vi tag on this question, and the fact that I've found that automated file editing with POSIX-compliant
ex commands gets short shrift on this site compared to the plethora of advice on
grep and even Perl, here is a POSIX-compliant
ex command that will perform the desired filtering:
ex -sc 'g/.*\(on line\)/s//\1/ | .w!>>output
Note the embedded newline in the command—this is necessary for full POSIX portability as there is no other definite way to end the
global command; however most implementations allow multiple
-c commands, in which case the following one liner would work just the same:
ex -sc 'g/.*\(on line\)/s//\1/ | .w!>>output' -c 'q!' input
There is bit of regex magic and a lot of
ex-command magic contained in this command, and since
ex doesn't seem to be very widely known, I'll explain each part:
ex in silent mode, "in preparation for batch processing", so nothing gets output to your terminal.
-c means "Run the following command when the file is opened." (
input is the name of the file to open.)
ex command itself is really two commands:
g/.*\(on line\)/s//\1/ | .w!>>output
g is the "global" command and means, "Run the following commands (the rest of the line) on all lines of the file matching the specified regex."
The regex given is
.*\(on line\), which means 'Any characters any number of times, including 0, followed by "on line"'. The parentheses are used to capture "on line" for backreferencing later.
In actual fact the
g command itself could just as well be
g/on line/ and it would work the same. However, the
substitute command I wrote uses nothing for its regex—
s//—which means "reuse the last used regex". Then the
s command uses
\1 for the replacement text, meaning "on line" in this case.
The pipe symbol
| in an
ex command doesn't mean a pipe as it does in the shell. Instead it is usually used to delimit separate
ex commands, each to be run sequentially but independently. However the
global command is an exception to this: in a global command, the vertical bar separates commands which are all within the global command—that is, such commands are only run on the lines matching the regex specified in the global command.
The command following the vertical bar is in this case a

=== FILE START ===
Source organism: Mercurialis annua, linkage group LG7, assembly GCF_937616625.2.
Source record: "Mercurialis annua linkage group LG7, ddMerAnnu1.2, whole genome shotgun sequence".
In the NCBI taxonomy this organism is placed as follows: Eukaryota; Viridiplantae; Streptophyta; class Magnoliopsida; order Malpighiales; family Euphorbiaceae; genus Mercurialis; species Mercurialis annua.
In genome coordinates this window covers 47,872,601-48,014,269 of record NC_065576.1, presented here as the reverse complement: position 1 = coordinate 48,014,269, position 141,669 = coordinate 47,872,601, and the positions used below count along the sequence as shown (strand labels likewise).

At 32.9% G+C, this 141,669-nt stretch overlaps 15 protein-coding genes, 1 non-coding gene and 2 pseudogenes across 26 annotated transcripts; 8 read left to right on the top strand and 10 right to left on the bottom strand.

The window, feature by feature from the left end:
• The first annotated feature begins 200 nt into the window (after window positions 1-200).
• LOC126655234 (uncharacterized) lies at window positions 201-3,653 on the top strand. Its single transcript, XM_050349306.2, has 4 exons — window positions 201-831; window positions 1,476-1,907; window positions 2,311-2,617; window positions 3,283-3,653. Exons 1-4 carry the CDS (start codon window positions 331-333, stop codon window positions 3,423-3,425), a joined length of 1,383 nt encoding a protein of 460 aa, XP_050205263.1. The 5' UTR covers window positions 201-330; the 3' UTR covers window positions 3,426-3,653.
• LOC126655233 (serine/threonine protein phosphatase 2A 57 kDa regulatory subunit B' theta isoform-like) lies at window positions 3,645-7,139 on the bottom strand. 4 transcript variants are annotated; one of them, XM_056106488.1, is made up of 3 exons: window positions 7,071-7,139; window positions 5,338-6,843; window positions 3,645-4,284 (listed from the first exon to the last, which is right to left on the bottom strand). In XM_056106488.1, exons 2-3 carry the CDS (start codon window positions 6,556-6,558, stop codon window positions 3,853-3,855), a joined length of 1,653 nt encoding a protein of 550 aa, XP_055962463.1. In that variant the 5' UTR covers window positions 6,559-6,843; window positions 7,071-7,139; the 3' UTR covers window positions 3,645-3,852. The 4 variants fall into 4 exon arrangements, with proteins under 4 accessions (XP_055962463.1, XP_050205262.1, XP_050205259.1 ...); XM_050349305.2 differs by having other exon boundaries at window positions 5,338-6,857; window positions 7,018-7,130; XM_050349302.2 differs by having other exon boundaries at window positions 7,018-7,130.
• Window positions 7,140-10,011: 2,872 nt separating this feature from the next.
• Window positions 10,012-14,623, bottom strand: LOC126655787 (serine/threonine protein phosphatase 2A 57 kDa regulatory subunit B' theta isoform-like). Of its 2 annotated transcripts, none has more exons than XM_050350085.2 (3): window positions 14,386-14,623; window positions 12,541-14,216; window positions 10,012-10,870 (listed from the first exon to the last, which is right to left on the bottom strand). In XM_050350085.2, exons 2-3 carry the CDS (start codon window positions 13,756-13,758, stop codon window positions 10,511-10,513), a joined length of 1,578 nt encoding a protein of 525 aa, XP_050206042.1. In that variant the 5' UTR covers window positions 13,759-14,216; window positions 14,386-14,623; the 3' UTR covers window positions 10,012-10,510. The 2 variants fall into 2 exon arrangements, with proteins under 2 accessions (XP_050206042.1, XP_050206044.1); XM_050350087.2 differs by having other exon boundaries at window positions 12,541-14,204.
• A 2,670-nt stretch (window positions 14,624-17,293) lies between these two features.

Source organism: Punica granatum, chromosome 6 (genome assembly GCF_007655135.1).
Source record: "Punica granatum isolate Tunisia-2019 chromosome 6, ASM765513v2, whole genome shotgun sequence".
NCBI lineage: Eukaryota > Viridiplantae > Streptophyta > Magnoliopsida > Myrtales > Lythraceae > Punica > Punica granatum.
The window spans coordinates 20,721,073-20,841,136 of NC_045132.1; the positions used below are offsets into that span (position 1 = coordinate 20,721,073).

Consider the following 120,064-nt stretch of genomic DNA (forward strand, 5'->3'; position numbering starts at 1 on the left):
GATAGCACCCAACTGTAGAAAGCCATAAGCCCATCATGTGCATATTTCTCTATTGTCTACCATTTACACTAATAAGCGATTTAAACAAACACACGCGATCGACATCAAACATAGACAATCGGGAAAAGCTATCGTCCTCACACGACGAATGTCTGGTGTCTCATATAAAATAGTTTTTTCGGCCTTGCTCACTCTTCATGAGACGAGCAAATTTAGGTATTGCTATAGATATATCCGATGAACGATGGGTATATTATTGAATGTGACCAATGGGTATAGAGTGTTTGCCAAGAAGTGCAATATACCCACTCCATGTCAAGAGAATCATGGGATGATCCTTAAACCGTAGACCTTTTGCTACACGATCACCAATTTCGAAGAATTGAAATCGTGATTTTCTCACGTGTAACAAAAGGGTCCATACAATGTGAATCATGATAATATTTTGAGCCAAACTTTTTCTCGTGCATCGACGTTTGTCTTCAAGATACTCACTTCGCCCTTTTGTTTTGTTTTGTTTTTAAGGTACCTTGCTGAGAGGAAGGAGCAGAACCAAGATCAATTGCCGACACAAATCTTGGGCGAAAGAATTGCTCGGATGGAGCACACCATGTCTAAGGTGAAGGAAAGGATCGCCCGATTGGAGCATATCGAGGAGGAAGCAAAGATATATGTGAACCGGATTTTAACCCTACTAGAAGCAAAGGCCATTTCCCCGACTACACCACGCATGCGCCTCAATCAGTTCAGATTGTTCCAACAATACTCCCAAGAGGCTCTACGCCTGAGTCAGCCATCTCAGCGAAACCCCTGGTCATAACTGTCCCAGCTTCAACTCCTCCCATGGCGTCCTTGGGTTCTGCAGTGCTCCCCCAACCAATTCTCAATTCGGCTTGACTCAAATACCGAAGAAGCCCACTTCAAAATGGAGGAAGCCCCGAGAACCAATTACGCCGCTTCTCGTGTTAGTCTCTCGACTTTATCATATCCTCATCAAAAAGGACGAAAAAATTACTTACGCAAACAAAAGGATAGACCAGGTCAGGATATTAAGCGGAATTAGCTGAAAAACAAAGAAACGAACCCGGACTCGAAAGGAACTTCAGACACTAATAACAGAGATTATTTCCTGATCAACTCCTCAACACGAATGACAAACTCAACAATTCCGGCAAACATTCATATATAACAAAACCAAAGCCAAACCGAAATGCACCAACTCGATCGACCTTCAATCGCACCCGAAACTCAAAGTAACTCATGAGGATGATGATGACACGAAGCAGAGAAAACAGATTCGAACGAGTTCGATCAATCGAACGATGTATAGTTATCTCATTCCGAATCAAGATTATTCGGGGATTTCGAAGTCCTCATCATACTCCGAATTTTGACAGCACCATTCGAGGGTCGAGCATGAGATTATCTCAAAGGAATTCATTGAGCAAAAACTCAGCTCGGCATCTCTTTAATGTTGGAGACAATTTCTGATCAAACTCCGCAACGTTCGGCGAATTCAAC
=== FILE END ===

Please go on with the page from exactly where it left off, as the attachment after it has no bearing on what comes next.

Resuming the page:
write command. It's preceded by a dot
. specifying "current line"; without this address specifier the write command will write the entire file, regardless of what is the current line. (Since we're using the write command within a global command, if we were to omit the dot, the write command would write the entire file after each matching line had the substitution command performed on it!)
>> means, "If the file already exists, append to it rather than giving an error." Since we're writing to the file multiple times, this is necessary, otherwise we would only end up with the last line that was written to the output file. The
! preceding the
>> means "If the file doesn't already exist, create the file and write to it rather than throwing an error." (Without the
! it's unspecified in POSIX whether this would happen or not.) And of course
output is the name of the file to write to.
Finally, of course,
q! means "quit without saving changes to the current file." We've made substitutions on many lines of the
input file, but we don't want to save those changes, so we use
There are some other approaches which are equivalent, for example the following:
ex -sc '%s/.*\(on line\)/\1/e | v//d
w output | q!' input
But this uses the
e flag to the substitute command, which is not in POSIX. (If this flag is omitted, the batch processing will stop on the occasion where the regex
.*\(on line\) isn't found anywhere in the file.)
Of course, where
ex really shines is in in-place file editing. But it can certainly be used to filter a file out to another file, as illustrated above.